His visitor advanced joyously towards our hero; but seeing that he was not recognised, said, sadly:

‘I perceive, sir, that you have forgotten me.’

The voice of the speaker dissipated the uncertainty of the dreamer; he recognised it instantly. Starting from his seat he cordially grasped his hand, and pronounced the name of Bunce.

‘This is indeed an unexpected pleasure,’ he exclaimed. ‘Pardon my seeming coldness; the metamorphosis is so great that I did not know you.’

‘It is so great,’ replied the poor tramp, ‘that I scarcely recognise myself. Suppose I shall in time, should the change last. For years I doubted the existence of such things as hearts; no such heresy now; owe it to your uncle. Gave him your cousin’s letter. What a man! What penetration! I could not even have lied to him — not that I felt the slightest inclination,’ he added, sadly, ‘although old habits are hard to overcome. I shall conquer them.’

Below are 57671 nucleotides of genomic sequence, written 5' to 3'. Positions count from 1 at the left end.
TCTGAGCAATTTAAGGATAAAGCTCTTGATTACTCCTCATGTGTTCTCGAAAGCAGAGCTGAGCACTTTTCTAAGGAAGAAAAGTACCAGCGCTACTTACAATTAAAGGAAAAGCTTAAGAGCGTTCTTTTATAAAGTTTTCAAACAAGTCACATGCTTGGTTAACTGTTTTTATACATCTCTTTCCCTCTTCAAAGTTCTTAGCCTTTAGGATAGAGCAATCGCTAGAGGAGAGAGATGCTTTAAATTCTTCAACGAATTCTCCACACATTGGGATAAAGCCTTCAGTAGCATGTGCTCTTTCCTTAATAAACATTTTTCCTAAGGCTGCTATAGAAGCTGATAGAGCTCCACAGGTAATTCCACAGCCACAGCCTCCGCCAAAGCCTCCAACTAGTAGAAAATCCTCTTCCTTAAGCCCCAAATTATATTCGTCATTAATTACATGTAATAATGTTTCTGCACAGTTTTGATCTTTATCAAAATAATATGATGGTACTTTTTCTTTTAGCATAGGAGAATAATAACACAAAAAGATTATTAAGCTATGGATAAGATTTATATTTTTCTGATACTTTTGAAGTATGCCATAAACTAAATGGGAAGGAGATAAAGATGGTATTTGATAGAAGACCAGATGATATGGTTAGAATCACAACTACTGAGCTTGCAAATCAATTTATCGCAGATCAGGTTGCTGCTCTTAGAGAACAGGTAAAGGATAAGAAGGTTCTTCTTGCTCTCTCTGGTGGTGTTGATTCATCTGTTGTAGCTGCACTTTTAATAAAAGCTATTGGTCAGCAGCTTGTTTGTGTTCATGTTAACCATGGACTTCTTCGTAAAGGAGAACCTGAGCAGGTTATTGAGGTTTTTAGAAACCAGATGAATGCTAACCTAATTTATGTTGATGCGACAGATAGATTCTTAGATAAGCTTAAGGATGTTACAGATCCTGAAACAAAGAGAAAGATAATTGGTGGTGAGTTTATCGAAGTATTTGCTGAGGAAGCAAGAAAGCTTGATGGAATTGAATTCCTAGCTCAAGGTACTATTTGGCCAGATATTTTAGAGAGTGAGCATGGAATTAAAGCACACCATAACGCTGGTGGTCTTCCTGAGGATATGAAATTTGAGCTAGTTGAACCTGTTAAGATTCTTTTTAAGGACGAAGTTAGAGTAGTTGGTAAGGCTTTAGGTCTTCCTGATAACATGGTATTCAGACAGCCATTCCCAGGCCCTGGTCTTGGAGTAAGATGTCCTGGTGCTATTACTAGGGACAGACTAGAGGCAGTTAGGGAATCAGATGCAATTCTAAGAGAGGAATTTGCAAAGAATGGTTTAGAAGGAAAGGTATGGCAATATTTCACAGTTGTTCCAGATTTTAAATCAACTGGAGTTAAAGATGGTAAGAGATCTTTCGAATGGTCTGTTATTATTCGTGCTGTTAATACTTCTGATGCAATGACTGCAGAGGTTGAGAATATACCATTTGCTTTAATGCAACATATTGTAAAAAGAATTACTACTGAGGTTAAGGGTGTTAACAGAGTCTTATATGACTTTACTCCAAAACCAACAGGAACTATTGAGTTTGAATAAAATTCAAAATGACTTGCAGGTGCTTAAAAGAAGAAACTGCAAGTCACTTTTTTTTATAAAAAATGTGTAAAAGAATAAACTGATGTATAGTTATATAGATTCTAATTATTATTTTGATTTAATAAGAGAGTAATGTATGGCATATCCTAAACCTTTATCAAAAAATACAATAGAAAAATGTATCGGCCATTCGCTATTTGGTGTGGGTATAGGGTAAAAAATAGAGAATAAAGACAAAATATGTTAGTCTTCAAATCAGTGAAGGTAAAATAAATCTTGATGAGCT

‘You must forget the past,’ observed his hearer

‘It will never be forgotten,’ continued Bunce, ’till it is buried with me. With your cousin’s letter I gave him some papers and memoranda of my own which I had preserved since I was a child. The old woman who had charge of me told me they might one day be of service to me and advised me never to part with them. I never did so till I gave them to your uncle.’

‘Did he read them?’

‘Yes.’

‘And then?’

‘Placed them as carefully in his pocketbook as if they had been bank notes; after which he looked at me so earnestly that I, if I had told him a lie, felt certain he would have read it in my face.’

‘And the result?’